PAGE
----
This is my first post after a bit of a reprieve. I’ve been sitting here for about 15 minutes, trying to think of what to write. I was 2 minutes away from shutting down the laptop and letting another day (or week) drift by, when it finally occurred to me. That’s what I should be writing about. Because that’s something we can all relate to, right? Trying to get back to some sort of normality, some sense of self, after life unexpectedly side-swipes you and drags you miles off course.
Expect the Unexpected
I loathe the expression ‘expect the unexpected’ because it’s so completely useless. While the intrinsic meaning is well-intentioned, it’s clearly not something that any of us can truly master. We can’t anticipate every possible event and circumstance, nor can we predict with any degree of reasonableness how we’ll react when the unexpected happens. Even if you think you know, you’re probably wrong.
As a solopreneur, it’s incredibly challenging to effectively manage time. Juggling sales, networking, marketing, and professional development, all while trying to ensure customers and clients receive the absolute best that you have to give, can be a recipe for a perfect storm. Keeping all of those balls in the air requires constant vigilance.
Then the unexpected happens.
Something you aren’t prepared for, and couldn’t have prepared for, not in any meaningful way, and you just have to cope.
There’s no magic button, no playbook, no step-by-step script to follow.
I’ve always been a bit hyper-focused on time. Ironic, considering how much of it I seem to waste. One of my favorite things to do, in fact, is nothing. Not only do I enjoy doing nothing, but I excel at it. Lounging in a chair, staring up at the sky, watching the clouds float by. Yet I have so many things that I want to do, so many ideas that I want to test, so many new skills that I want to learn, that I always feel like I never have enough time to do it all. Which of course is true. None of us ever have the time we want, or need. So we prioritize, the best that we can, and more so, we muddle through. We establish our routines, constantly balancing too little time with too many tasks, and invariably end up sacrificing what we truly want on the altar of obligation.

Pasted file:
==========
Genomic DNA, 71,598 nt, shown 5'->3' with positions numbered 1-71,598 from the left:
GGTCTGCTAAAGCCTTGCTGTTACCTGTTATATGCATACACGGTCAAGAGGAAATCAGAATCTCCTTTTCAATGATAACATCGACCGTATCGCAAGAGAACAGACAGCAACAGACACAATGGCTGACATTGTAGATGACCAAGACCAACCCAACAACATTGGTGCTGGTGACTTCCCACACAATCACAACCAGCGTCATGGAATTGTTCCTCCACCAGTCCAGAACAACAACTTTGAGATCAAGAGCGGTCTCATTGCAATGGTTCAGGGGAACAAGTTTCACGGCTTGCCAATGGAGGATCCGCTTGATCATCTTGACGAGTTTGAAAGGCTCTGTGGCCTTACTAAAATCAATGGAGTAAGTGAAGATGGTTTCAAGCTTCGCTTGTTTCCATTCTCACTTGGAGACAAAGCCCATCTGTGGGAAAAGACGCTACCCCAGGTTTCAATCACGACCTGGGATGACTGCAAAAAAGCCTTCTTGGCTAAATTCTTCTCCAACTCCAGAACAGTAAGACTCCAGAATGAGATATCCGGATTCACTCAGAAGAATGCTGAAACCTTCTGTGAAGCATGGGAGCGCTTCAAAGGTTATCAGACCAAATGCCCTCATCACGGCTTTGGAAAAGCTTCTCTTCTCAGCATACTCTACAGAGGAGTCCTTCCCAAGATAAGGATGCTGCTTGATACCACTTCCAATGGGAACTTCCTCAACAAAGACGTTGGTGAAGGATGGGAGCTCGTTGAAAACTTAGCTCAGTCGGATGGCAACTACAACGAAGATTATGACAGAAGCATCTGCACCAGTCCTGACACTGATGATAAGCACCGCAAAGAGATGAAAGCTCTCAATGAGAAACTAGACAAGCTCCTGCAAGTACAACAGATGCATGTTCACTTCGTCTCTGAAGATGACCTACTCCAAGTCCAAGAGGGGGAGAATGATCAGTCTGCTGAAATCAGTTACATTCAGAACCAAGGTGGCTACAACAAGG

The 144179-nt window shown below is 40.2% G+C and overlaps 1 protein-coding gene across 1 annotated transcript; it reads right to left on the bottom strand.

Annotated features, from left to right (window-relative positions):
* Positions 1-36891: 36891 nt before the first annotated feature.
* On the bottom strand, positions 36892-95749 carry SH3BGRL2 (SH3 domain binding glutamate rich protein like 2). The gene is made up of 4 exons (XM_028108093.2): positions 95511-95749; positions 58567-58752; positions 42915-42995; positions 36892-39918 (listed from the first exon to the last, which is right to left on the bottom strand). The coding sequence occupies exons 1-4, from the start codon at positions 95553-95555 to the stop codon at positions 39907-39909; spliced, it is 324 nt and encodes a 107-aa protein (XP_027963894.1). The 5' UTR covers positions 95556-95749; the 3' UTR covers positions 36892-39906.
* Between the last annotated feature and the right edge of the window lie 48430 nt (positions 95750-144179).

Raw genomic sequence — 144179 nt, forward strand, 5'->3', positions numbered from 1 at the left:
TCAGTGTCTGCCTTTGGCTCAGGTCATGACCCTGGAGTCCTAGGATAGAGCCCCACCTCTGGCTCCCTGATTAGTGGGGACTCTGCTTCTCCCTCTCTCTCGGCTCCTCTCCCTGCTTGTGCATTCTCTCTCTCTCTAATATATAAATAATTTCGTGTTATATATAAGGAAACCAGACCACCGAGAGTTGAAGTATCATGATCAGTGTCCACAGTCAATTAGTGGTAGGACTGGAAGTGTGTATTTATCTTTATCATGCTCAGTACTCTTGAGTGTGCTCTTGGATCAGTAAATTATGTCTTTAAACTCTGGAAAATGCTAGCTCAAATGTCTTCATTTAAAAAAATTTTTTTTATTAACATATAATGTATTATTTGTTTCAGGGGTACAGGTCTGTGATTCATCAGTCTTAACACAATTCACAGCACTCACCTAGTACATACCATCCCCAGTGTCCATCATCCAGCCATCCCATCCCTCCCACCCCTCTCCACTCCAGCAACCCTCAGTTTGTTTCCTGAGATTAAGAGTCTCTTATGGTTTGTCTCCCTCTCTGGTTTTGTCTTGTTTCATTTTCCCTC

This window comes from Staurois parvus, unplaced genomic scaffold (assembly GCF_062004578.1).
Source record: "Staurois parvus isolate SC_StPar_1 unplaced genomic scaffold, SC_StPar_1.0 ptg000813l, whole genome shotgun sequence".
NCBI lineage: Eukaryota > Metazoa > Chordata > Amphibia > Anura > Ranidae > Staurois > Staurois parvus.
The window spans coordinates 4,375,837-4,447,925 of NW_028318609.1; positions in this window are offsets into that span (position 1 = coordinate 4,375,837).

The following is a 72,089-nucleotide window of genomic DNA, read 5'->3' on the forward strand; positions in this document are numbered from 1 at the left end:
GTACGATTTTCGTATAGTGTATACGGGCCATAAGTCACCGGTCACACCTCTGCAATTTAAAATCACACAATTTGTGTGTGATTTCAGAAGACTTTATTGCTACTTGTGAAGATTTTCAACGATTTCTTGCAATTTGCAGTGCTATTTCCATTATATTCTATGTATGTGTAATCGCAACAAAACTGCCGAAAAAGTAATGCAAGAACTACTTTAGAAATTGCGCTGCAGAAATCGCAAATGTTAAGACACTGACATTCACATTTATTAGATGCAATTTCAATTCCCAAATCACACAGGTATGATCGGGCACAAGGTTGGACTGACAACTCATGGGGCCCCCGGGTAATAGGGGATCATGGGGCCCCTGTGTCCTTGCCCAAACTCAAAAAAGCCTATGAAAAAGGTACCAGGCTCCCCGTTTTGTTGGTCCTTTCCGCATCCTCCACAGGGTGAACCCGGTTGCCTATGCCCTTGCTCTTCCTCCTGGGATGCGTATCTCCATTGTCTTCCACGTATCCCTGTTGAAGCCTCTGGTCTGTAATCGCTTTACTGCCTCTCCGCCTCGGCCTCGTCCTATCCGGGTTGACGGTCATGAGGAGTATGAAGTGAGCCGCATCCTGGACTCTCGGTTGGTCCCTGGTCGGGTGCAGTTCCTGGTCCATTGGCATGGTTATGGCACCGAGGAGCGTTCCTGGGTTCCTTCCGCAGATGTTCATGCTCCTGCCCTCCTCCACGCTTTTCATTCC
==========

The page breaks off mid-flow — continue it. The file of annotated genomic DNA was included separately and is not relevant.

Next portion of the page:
When you experience a loss of someone close to you, I think your mind naturally drifts to thoughts of mortality and the countdown of a running clock. When you’re with someone at the moment of their death, thoughts that were previously abstract concepts, philosophizing best saved for a dreamy summer day, suddenly crystallize into something tangible. As if you could touch time itself.
And when that happens, when time becomes something you can viscerally feel, when it becomes that definitive and finite thing, you start to realize that perhaps watching the clouds float by on a bright sunny day isn’t time wasted at all.
Perhaps getting back on track isn’t about finding a way back to the normal you used to know. Perhaps it’s about embracing a new normal, whatever that turns out to be.